Atmel’s maXTouch S series heads outdoors with Ocular

Atmel’s maXTouch S is heading to the great outdoors with Ocular LCD’s PCAP touch panels. Designed specifically for outdoor and marine applications, these Crystal Touch panels are non-birefringent and immune to false touches caused by water spray and droplets.

crystaltouch

Water droplets, especially saltwater, can cause false touches on projected capacitive touch panels, which may be dangerous in certain situations. However, Ocular’s rugged PCAP design, powered by Atmel’s maXTouch S technology, enables touch panels to identify and disregard unintended touches caused by water droplets and spray, all while maintaining accurate touch functionality.

It should probably be noted that birefringence is also an issue when it comes to using devices outdoors. Known as the “rainbow effect,” birefringence occurs most often with polarized sunglasses. As such, Ocular designs projected capacitive touch panels that are non-birefringent, enabling optimized optical qualities with polarized sunglasses or cover glass.

“Atmel’s maXTouch S series controllers deliver better linearity, increased signal-to-noise ratio and excellent noise immunity for Ocular’s PCAP line of touch panels,” said Jon Kiachian, vice president of touch marketing, Atmel Corporation. “Users experience better touch performance and responsiveness for Ocular’s large touchscreen displays for outdoor and marine applications.”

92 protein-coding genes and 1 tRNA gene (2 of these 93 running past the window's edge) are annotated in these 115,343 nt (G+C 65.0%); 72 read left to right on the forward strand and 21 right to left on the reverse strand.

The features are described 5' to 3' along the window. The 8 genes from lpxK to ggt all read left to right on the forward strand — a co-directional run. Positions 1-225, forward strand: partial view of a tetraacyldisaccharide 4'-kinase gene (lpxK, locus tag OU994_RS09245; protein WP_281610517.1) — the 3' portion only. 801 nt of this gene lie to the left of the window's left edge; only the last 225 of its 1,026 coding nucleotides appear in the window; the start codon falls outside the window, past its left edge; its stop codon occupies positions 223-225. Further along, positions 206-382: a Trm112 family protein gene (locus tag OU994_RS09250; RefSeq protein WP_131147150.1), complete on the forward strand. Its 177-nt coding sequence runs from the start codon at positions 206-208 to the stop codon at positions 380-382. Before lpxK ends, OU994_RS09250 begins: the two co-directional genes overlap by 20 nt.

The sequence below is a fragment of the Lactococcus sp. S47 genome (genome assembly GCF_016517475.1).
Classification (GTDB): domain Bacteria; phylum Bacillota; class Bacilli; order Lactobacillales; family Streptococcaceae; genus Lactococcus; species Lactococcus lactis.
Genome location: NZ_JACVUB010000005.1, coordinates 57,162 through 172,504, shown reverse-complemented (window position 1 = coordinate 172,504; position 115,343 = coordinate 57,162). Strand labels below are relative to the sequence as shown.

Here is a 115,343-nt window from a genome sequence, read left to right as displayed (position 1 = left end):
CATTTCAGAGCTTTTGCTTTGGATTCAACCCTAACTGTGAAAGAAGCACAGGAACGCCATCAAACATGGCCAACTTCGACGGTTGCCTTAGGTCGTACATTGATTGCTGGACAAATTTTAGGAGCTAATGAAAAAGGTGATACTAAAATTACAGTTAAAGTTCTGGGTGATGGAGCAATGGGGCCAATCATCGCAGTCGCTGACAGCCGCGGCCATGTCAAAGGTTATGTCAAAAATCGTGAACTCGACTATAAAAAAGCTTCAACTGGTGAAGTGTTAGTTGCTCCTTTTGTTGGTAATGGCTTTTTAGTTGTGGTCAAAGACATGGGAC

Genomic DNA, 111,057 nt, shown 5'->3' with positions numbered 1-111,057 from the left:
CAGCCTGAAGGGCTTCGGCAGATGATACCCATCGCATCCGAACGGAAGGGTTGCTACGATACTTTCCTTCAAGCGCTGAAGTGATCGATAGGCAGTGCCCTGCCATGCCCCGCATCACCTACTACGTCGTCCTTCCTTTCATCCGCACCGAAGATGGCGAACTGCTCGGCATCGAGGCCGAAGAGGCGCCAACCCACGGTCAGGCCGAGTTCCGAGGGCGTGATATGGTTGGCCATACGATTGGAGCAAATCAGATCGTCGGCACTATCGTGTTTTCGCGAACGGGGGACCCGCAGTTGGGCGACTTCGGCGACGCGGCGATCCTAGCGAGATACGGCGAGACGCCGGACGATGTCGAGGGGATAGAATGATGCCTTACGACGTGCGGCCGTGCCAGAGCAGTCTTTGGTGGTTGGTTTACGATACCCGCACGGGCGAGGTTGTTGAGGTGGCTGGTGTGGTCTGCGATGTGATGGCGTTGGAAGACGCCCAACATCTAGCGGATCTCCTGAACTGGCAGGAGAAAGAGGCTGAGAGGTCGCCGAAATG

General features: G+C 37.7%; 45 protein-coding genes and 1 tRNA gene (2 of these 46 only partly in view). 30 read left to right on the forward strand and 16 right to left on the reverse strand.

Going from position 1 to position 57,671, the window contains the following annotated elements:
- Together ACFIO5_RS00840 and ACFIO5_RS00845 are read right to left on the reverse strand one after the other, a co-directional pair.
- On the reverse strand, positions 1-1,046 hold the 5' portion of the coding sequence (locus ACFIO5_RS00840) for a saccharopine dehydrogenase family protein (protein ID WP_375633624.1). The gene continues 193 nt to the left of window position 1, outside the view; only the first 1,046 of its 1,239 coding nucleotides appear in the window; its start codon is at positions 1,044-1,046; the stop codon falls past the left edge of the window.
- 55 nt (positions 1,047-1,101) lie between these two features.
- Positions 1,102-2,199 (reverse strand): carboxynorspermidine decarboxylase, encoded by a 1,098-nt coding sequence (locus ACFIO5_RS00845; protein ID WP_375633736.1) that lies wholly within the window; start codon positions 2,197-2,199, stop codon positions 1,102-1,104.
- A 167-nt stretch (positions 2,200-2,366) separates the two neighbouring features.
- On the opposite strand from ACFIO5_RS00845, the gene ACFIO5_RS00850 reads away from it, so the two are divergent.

As previously discussed on Bits & Pieces, Atmel’s maXTouch S lineup features intelligent touch processing algorithms, noise suppression, high responsiveness, pinpoint precision and sensor hub technology that fuses together input from motion-processing sensors such as accelerometers, gyroscopes and magnetometers.

The technology can also be used to build a highly responsive, high-fidelity touch experience in mobile devices such as smartphones, tablets and Windows 8 Ultrabooks – even in the most punishing noise environments.

1 thought on “Atmel’s maXTouch S series heads outdoors with Ocular

  1. Pingback: Designing the future of touch with Atmel | Bits & Pieces from the Embedded Design World

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